July was California employers’ biggest month of hiring in more than a year as the state continued its steady economic growth, although unemployment also ticked up, according to data released Friday by the state’s Employment Development Department.
California’s net gain of 82,600 jobs accounted for more than one-third of July’s nationwide job growth. U.S. payrolls grew by 209,000, the Labor Department said earlier this month.
At the same time, the state’s unemployment rate rose to 4.8% from 4.7% in June. That’s higher than July’s nationwide unemployment rate of 4.3%, but it’s still low for California.
July’s jobs gains were California’s biggest since April 2016.
We have a ‘steady as she goes’ economy,” said Robert Kleinhenz, an economist at Beacon Economics and the UC Riverside School of Business. “It is safe to say that there is an ebb and flow in labor market conditions, especially from one month to the next.”
California payrolls were up 1.7% in July compared with the same month last year. Economists said some of the July gains could be attributed to the uptick in school hiring before the start of the academic year.
Sectors that saw employment gains last month include government, which added 18,800 jobs; educational and health services, which saw an increase of 18,600 jobs; and leisure and hospitality, which was up 15,200 jobs.
Although increases in leisure and hospitality jobs are expected for a midsummer month, the varied growth across a number of sectors is a “positive sign for the California economy,” said David Smith, associate professor of economics at Pepperdine University.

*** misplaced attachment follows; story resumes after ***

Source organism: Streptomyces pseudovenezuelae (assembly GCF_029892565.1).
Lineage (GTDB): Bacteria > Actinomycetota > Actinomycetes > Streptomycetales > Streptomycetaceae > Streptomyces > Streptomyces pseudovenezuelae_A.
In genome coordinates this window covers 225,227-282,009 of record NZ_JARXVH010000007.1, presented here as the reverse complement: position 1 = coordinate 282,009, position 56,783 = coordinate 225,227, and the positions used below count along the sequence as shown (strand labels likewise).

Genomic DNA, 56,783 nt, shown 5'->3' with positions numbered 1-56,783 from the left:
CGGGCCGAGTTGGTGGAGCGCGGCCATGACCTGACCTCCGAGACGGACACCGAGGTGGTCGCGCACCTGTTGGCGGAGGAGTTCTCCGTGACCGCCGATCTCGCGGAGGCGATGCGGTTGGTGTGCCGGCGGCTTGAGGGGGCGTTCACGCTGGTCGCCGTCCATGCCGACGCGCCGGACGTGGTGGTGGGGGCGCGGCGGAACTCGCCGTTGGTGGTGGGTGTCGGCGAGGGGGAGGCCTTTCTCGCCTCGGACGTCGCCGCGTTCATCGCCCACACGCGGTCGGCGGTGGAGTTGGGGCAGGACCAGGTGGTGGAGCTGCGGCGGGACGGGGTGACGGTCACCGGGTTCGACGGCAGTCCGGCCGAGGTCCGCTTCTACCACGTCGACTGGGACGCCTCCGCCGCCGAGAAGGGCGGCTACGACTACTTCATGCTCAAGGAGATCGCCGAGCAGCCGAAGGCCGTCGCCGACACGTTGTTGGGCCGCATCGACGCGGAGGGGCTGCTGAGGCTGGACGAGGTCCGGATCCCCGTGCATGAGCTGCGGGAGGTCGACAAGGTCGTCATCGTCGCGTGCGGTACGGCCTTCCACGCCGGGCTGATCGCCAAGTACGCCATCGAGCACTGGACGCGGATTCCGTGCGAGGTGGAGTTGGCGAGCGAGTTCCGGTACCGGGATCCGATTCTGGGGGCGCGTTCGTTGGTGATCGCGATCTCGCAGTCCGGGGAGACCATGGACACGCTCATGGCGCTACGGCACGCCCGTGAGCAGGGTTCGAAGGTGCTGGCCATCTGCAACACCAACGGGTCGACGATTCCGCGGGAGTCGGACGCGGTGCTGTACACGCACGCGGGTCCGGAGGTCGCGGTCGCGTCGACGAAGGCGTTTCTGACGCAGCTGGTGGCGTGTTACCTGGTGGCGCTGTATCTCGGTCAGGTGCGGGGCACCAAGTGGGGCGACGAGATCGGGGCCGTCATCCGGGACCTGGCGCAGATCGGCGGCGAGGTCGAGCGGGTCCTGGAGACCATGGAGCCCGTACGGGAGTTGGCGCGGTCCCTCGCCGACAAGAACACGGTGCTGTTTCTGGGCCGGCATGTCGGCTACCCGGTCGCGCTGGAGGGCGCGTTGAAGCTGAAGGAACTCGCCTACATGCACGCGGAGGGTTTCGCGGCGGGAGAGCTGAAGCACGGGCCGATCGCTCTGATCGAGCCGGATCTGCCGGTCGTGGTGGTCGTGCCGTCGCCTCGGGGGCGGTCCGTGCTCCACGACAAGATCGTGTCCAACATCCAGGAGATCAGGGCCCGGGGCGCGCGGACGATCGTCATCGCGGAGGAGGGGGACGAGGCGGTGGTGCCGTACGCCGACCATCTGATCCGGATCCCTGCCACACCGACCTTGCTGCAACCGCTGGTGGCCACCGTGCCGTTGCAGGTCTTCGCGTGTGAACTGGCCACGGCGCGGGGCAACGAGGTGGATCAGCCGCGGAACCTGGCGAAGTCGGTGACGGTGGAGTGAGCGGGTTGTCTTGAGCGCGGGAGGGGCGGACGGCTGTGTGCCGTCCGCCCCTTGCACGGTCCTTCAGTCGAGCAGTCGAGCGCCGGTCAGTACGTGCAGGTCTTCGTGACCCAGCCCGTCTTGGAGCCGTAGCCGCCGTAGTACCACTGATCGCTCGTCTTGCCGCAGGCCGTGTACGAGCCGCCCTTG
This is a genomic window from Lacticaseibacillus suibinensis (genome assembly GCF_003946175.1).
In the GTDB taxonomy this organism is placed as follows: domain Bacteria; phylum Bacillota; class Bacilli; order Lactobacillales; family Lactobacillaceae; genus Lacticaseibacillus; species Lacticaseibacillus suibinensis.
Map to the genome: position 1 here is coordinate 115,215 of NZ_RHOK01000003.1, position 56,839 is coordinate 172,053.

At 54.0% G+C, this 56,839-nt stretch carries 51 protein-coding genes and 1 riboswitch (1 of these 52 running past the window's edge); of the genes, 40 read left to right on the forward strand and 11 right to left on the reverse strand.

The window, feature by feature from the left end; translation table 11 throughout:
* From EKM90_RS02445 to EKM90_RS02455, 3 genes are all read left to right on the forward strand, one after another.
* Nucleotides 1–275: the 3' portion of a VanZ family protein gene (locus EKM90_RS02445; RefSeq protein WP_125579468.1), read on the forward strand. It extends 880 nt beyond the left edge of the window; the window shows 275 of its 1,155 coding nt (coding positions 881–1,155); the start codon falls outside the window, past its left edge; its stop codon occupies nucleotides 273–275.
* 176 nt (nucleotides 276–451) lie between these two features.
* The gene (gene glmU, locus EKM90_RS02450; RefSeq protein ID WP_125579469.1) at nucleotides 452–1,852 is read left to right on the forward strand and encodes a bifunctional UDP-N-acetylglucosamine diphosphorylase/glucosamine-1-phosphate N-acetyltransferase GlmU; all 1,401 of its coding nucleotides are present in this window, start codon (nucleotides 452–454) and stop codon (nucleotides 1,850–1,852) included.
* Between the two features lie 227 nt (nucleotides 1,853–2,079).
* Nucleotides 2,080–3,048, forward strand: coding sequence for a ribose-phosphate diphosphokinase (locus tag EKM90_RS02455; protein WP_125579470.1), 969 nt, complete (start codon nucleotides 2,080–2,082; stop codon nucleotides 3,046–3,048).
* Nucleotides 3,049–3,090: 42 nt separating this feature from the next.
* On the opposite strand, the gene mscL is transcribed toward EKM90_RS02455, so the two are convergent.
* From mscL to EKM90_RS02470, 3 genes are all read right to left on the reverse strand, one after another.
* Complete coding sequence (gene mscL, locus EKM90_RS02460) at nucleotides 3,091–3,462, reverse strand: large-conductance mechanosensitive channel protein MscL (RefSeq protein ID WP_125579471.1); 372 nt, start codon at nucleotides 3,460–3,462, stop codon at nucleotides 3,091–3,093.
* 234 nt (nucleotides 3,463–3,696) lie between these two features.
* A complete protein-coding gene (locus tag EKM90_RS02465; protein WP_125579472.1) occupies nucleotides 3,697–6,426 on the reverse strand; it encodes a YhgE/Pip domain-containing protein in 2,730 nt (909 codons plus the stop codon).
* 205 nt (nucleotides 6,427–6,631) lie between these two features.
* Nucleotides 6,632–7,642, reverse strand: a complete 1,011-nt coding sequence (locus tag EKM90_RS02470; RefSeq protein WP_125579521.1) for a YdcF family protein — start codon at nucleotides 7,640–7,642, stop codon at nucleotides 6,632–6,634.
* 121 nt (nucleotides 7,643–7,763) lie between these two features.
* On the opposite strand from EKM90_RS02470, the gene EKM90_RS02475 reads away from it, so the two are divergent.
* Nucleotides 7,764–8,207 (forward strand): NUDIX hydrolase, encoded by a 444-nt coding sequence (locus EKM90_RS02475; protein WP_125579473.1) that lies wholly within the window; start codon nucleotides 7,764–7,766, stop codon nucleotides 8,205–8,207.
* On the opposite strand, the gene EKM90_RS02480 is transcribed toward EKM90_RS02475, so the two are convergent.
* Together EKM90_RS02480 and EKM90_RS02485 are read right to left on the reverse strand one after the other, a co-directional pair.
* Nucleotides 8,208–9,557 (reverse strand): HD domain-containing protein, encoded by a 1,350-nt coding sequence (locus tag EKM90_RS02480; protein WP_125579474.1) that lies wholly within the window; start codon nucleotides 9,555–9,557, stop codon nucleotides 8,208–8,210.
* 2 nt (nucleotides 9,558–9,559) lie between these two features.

“We did slow down a couple months, but now these are very strong numbers,” said Michael Bernick, who was director of the state Employment Development Department between 1999 and 2004 and is now an attorney at the Sedgwick law firm in San Francisco. “How long it can continue is difficult to say.”
Bernick said the higher unemployment rate is “not uncommon” when coupled with an improving economy that may encourage people who previously weren’t seeking a job to try to reenter the labor market. He noted that the state’s labor force participation rate, which measured 61.9% in June, is among the lowest since the 1970s, meaning that many adults who are not currently in the job market could yet return.
In Los Angeles County, payrolls shrank by 40,800 jobs — a figure that was blamed, in part, on lower employment during the summer in schools and a seasonal decrease in government jobs. The county’s unemployment rate increased to 4.5% in July, up from a revised 4.4% in June.
L.A. County’s July’s figures are consistent with a recent trend of significant slowing in the job market, Kleinhenz said. But some sectors did do some hiring.
The largest month-over-month gains were in the construction sector and the leisure and hospitality sector. Each saw payrolls grow by 3,200 in July.
A jump in food service jobs — which are part of the leisure and hospitality sector — indicates that consumers and businesses are feeling more confident in their financial situations and are more willing to go out and eat, Kleinhenz said.
Original article available at: www.latimes.com